The Federalist By Alexander Hamilton, James Madison, and John Jay Section VII: General Powers: Federalists No. 41-46 (Madison)

In cases where it may be doubtful on which side justice lies, what better umpires could be desired by two violent factions, flying to arms, and tearing a State to pieces, than the representatives of confederate States, not heated by the local flame? To the impartiality of judges, they would unite the affection of friends. Happy would it be if such a remedy for its infirmities could be enjoyed by all free governments; if a project equally effectual could be established for the universal peace of mankind!

Should it be asked, what is to be the redress for an insurrection pervading all the States, and comprising a superiority of the entire force, though not a constitutional right? the answer must be, that such a case, as it would be without the compass of human remedies, so it is fortunately not within the compass of human probability; and that it is a sufficient recommendation of the federal Constitution, that it diminishes the risk of a calamity for which no possible constitution can provide a cure.

Among the advantages of a confederate republic enumerated by Montesquieu, an important one is, "that should a popular insurrection happen in one of the States, the others are able to quell it. Should abuses creep into one part, they are reformed by those that remain sound."

7. "To consider all debts contracted, and engagements entered into, before the adoption of this Constitution, as being no less valid against the United States, under this Constitution, than under the Confederation."

This can only be considered as a declaratory proposition; and may have been inserted, among other reasons, for the satisfaction of the foreign creditors of the United States, who cannot be strangers to the pretended doctrine, that a change in the political form of civil society has the magical effect of dissolving its moral obligations.

Among the lesser criticisms which have been exercised on the Constitution, it has been remarked that the validity of engagements ought to have been asserted in favor of the United States, as well as against them; and in the spirit which usually characterizes little critics, the omission has been transformed and magnified into a plot against the national rights. The authors of this discovery may be told, what few others need to be informed of, that as engagements are in their nature reciprocal, an assertion of their validity on one side, necessarily involves a validity on the other side; and that as the article is merely declaratory, the establishment of the principle in one case is sufficient for every case. They may be further told, that every constitution must limit its precautions to dangers that are not altogether imaginary; and that no real danger can exist that the government would DARE, with, or even without, this constitutional declaration before it, to remit the debts justly due to the public, on the pretext here condemned.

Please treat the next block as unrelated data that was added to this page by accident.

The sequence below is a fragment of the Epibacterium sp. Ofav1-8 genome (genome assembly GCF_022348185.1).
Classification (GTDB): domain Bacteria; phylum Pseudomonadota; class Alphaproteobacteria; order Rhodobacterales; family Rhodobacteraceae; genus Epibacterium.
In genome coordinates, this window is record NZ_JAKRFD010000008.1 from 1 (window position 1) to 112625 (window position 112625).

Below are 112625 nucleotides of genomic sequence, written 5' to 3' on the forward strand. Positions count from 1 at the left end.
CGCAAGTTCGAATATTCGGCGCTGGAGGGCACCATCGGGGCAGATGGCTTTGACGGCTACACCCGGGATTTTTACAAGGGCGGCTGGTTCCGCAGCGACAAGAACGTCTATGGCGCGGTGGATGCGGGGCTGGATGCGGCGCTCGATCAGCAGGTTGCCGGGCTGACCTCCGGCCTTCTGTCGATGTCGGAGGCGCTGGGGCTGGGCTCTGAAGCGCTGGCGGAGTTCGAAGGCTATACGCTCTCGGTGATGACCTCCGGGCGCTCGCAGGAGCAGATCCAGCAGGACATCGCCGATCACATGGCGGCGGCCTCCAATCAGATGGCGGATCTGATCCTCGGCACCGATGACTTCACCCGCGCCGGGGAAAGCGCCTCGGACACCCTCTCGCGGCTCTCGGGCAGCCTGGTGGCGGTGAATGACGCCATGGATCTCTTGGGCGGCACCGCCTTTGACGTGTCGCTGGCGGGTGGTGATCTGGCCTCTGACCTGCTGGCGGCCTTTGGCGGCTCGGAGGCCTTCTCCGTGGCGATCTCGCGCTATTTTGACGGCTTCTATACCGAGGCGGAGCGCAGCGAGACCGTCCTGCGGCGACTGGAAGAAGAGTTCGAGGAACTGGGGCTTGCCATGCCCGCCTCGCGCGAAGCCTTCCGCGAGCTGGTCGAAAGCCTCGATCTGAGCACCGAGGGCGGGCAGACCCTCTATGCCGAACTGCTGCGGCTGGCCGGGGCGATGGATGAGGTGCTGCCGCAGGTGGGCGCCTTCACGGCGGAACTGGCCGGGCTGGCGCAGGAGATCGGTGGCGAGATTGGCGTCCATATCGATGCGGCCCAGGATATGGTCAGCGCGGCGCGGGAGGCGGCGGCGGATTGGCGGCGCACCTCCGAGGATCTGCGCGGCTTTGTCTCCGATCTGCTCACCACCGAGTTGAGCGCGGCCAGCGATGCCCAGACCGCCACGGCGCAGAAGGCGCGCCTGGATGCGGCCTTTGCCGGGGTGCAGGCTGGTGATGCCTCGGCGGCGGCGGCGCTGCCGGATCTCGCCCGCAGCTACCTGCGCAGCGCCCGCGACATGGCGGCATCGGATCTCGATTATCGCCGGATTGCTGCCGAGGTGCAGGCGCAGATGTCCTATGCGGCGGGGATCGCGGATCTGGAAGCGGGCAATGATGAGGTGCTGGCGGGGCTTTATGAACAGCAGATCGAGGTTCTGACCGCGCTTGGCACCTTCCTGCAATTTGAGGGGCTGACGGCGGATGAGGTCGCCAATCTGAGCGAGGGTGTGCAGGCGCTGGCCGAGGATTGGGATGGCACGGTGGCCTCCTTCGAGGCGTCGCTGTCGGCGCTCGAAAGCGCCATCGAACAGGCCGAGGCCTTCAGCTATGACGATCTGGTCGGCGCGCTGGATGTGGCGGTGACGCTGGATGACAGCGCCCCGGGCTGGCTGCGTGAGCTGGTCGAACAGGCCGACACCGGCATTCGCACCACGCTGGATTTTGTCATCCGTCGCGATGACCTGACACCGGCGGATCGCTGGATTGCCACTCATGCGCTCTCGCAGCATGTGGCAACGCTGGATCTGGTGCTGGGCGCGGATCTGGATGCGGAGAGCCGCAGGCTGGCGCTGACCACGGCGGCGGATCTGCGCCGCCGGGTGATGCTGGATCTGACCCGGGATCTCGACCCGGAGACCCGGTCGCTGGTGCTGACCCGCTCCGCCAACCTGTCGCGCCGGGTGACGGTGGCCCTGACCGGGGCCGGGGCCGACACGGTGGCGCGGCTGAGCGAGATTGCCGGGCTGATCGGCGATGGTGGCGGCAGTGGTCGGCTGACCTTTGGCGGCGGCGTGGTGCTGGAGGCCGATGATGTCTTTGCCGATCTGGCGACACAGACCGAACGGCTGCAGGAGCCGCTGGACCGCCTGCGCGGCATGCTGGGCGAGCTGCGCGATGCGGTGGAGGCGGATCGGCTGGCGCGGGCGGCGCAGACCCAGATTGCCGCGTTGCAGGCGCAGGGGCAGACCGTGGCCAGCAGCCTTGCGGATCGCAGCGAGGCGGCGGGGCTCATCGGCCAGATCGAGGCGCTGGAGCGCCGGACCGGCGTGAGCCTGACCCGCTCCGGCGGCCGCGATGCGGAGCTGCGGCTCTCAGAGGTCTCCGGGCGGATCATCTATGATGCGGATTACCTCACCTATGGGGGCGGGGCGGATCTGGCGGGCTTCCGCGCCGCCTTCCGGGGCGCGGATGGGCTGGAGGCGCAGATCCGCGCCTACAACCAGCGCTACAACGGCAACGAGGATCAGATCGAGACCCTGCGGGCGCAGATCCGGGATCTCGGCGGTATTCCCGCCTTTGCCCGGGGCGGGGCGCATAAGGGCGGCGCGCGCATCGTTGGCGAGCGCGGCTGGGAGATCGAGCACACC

8. "To provide for amendments to be ratified by three fourths of the States under two exceptions only."

That useful alterations will be suggested by experience, could not but be foreseen. It was requisite, therefore, that a mode for introducing them should be provided. The mode preferred by the convention seems to be stamped with every mark of propriety. It guards equally against that extreme facility, which would render the Constitution too mutable; and that extreme difficulty, which might perpetuate its discovered faults. It, moreover, equally enables the general and the State governments to originate the amendment of errors, as they may be pointed out by the experience on one side, or on the other. The exception in favor of the equality of suffrage in the Senate, was probably meant as a palladium to the residuary sovereignty of the States, implied and secured by that principle of representation in one branch of the legislature; and was probably insisted on by the States particularly attached to that equality. The other exception must have been admitted on the same considerations which produced the privilege defended by it.